Fra Filippo Lippi (Florence, ca. 1406-1469, Spoleto), Portrait of a Woman and a Man at a Casement, Ca. 1440-44 Tempera on wood 25¼ x 16½ in. The Metropolitan Museum of Art, Marquand Collection, Gift of Henry G. Marquand
Currently on view at the Met is an exhibition entitled Renaissance Portraiture From Donatello to Bellini, which includes various examples of Italian portrait busts, ¾ length portraits and profile portraits from the 15th century. The collection features a who’s who of the Italian Renaissance A-list, including Lorenzo il Magnifico, Isabella d’Este, and Filippo Strozzi. Amongst the most interesting works in the collection are the portrait busts such as those by Verrocchio and Mino da Fiesole, which carry on the ancient Greek tradition of the noble reliquary bust. Other highlights include Botticelli’s portrait of the beautiful Simonetta, as well as Sperandio’s bronze portrait medallion of Federico da Montefeltro. In the exhibition, you’ll notice that most of the male profile portraits are taken from the right side, while the female profile portraits are taken from the left side. Federico, however, made a point to have his portraits taken from the left side because of an injury that he sustained during battle which caused him to lose his right eye, along with part of the bridge of his nose. Therefore, one can’t fault poor Federico for exercising a bit of vanity.
My personal favorite work in the exhibition, however, is Fra Filippo Lippi’s Portrait of a Woman with a Man at a Casement (1406). If you have visited the exhibition or are familiar with Italian Renaissance portraiture, you may have noticed that there are (a) not very many available portraits of women, and (b) the women featured in portraits are often not wearing very much jewelry. What I learned from reading Adrian Randolph’s article, “Performing the Bridal Body in Fifteenth Century Florence”, is that specific pieces of jewelry such as a head brooch or shoulder brooch (like we see here) are an indication that the portrait is in fact a bridal portrait. Husbands would often commission portraits of their new wives, in which they would wear the jewelry given to them as part of their dowry or trousseau. These jewelry pieces communicated to the public that the woman was recently married and that, essentially, she was now indebted to her husband (sexually, domestically, financially) and his family.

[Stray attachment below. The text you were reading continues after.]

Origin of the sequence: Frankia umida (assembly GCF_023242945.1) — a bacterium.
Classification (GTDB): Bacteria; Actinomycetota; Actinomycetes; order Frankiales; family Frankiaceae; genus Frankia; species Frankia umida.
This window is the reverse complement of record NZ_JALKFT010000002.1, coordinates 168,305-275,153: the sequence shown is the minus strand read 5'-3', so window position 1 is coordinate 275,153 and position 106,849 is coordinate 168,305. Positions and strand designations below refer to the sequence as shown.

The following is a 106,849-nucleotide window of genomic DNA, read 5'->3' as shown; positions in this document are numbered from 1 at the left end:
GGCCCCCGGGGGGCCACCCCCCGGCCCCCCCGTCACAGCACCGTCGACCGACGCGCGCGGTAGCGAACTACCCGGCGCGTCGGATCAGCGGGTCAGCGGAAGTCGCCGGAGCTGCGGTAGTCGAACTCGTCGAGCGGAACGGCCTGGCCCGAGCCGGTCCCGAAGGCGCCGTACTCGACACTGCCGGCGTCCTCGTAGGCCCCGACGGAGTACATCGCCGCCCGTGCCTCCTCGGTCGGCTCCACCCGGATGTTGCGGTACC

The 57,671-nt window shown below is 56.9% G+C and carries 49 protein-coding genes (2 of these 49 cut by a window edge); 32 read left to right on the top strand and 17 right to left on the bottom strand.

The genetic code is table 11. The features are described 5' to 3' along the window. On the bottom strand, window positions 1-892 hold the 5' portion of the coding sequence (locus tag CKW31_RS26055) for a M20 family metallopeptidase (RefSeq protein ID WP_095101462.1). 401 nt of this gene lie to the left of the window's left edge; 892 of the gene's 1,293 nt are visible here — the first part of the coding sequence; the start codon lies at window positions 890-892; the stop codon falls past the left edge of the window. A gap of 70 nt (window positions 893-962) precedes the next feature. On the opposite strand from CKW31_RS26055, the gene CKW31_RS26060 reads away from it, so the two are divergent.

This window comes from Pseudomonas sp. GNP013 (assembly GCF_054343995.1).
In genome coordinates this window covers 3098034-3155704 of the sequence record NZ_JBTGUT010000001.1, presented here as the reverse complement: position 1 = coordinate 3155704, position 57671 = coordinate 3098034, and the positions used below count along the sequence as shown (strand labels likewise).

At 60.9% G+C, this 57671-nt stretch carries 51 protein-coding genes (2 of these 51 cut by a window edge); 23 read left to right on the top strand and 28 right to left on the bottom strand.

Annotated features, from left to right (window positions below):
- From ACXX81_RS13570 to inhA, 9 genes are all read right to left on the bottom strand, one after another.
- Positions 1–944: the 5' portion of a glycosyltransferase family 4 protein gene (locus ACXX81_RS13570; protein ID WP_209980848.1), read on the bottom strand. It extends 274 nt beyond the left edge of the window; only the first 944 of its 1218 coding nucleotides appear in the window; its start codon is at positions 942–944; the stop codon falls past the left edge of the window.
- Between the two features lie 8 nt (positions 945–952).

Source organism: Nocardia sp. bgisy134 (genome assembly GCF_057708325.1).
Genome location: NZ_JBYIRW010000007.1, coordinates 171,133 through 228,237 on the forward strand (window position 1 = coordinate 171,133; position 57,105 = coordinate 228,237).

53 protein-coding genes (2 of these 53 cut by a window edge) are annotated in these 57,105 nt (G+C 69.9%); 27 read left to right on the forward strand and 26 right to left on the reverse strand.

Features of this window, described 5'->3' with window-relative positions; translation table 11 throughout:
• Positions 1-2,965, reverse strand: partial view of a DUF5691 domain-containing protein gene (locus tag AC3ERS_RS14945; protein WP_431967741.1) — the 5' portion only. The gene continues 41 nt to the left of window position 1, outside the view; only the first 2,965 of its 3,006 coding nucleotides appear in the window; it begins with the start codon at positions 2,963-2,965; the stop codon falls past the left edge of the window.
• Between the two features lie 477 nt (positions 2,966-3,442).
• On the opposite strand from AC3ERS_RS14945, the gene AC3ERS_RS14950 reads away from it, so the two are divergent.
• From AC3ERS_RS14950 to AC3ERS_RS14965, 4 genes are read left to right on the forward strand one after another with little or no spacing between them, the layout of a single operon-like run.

So, pay close attention to these Renaissance portraits (on view at the Met until March 18) because they offer a lot of insight into the fashion, political culture, and relationship/gender dynamics of Renaissance Italy.
What would your portrait say about you?
What would it say about our culture as a whole?
Image provided courtesy of the Metropolitan Museum of Art